ST. PETERSBURG — When browsing art auctions for a suitable addition to their collection, Adele Gilbert and her husband, Dr. Gordon Gilbert, looked for certain telling traits.
Did the painting exude quality?
Did it contain a richness of detail?
Did it speak to the larger issues of life and death?
Out of the dozen or so works her husband liked, Mrs. Gilbert had a way of paring the choices down to one. Years of self-study led the couple to become expert in 16th and 17th century Flemish and Dutch paintings, particularly those of the vanitas genre. Artists in the genre use still life and sometimes portrait paintings deep in symbolic import; echoing the biblical book of Ecclesiastes, which warns, "All is vanity and a striving after wind."
Mrs. Gilbert delved just as deeply into other pursuits, especially her continuing education and her religion. She got a master's degree at age 55, and donated her time counseling recovering alcoholics and drug addicts.
When diagnosed with cancer, she made the most of her time. Mrs. Gilbert, who with her husband amassed an art collection that has been displayed widely, including at the Metropolitan Museum of Art, died Saturday of melanoma. She was 72.
In 1975, Mrs. Gilbert enrolled in a yearlong art history course at what is now St. Petersburg College.
She convinced her husband to take a break from his neurology practice and join her in taking the course.
Before long they were planning vacations around art auctions at Christie's and Sotheby's and exploring parts of the Netherlands they had seen in 400-year-old paintings, from the back streets of Delft to the city's towering Nieuwe Kerk church.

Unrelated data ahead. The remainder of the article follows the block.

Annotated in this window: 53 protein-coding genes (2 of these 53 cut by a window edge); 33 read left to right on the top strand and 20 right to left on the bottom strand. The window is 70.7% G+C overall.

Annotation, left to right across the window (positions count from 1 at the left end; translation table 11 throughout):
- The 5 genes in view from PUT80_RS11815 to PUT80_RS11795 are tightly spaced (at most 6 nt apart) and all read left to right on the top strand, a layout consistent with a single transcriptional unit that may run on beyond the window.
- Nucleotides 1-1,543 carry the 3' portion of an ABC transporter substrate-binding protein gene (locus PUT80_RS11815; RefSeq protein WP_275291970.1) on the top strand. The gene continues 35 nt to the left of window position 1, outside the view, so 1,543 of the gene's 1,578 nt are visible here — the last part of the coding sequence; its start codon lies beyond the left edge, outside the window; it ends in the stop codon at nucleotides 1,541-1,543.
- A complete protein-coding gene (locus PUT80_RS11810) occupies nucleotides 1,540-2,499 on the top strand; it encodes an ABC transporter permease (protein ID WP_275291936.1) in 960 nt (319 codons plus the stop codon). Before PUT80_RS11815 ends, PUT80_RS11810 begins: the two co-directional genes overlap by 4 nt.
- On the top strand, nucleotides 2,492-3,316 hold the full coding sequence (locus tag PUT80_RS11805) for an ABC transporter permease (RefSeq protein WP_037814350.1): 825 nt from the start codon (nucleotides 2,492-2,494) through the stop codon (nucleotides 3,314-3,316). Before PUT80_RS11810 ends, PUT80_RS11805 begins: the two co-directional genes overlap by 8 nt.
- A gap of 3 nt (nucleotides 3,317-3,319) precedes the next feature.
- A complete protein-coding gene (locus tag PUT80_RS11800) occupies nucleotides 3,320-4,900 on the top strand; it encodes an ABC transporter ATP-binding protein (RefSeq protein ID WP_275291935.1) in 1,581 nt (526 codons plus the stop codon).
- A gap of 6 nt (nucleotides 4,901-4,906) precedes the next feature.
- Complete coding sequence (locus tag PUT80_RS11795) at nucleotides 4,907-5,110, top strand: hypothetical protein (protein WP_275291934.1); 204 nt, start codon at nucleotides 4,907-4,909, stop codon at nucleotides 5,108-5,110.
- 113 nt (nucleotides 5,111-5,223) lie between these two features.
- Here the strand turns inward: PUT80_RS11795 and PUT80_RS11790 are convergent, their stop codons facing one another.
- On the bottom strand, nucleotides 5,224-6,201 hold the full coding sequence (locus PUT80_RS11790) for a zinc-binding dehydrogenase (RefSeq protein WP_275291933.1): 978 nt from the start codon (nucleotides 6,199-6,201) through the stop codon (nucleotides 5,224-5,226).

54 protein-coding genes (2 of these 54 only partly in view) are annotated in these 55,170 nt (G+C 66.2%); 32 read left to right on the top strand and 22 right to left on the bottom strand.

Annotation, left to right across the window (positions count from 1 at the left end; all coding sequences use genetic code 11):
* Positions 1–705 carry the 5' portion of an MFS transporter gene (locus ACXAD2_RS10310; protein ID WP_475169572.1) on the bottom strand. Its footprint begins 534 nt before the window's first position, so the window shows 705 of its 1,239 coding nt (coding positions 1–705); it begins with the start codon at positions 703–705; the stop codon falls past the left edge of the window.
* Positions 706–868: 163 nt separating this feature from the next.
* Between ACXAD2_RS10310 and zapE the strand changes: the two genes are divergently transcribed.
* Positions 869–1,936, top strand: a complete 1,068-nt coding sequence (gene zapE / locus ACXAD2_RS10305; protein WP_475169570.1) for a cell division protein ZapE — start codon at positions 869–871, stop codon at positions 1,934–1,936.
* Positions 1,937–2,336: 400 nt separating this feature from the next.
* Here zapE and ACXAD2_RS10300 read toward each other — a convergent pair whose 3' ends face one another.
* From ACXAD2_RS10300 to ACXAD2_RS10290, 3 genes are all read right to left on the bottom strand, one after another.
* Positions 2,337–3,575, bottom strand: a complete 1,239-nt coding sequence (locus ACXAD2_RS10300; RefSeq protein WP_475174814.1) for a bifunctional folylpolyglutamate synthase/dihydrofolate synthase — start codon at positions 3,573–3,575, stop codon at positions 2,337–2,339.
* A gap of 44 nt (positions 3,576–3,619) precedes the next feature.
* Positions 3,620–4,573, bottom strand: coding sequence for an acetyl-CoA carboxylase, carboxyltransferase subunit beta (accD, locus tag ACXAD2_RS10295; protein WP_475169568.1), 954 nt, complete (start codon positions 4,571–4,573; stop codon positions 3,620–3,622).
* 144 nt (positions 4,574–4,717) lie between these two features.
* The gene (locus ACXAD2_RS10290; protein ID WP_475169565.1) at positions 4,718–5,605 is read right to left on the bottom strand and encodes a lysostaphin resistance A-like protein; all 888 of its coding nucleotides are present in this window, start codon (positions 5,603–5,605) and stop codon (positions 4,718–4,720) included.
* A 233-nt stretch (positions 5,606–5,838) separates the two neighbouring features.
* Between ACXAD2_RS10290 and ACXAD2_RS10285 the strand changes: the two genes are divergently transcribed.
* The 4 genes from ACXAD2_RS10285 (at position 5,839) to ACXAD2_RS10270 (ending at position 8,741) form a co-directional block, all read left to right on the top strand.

Many of their paintings depict biblical scenes; such as Paulus Potter's God Appearing to Abraham at Sichem (1642), a painting by Dutch artist Abraham Bloemaert of Cain killing Abel (about 1588-1592), and a New Testament scene of a Madonna and Child (about 1530).
"If you know Mrs. Gilbert, you know how important the Jewish tradition is to her," said David Connelly, a spokesman for the Museum of Fine Arts in St. Petersburg. The museum will host an exhibition from the Gilbert family Sept. 17 through Dec. 4.
Born in Bridgeport, Conn., Mrs. Gilbert was a biology major at Simmons College when she met Gordon Gilbert, then a Harvard neurology resident.
After their marriage in 1960, she worked as a bacteriological researcher in the Yale University laboratories.
In 1965 the family moved to St. Petersburg, where Mrs. Gilbert became a certified biofeedback therapist. In the mid 1990s she earned a master's degree in mental health counseling.
She volunteered for years at a group home for what is now Gulf Coast Jewish Family & Community Services.
The home's residents, who were trying to make their way out of lives consumed by addiction, adored her, said Ray Gadd, Gulf Coast's chief executive officer.
"The beauty of Adele when she worked with those clients," Gadd said, "is that she wasn't standoffish with them. She really bonded with the clients, and really cared about them and wasn't judgmental of them."
When doctors diagnosed her with late-stage cancer three years ago, her family feared the worst.
Though she would not recover, Mrs. Gilbert took two trips to the Netherlands with her family, and bicycled there a year ago.
In January Mrs. Gilbert found a painting she and her husband both loved. Double Portrait of a Husband and Wife with Tulip, Bulb and Shells by Michiel Jansz. van Mierevelt shows a man and woman wearing black and serious expressions.
The husband holds a tulip in one hand and a bulb in the other. Seashells, another reminder of mortality, complete the picture.
According to Dr. Gilbert, a husband commissioned the painting in 1609 to honor his wife, who had died at 39.
This week in his living room, Dr. Gilbert pointed to the flower in the man's hand as a museum docent might.
"You go from the tulip to the bulb, and back to the tulip — which supports the idea of resurrection," he said.
Andrew Meacham can be reached at (727) 892-2248 or email@example.com.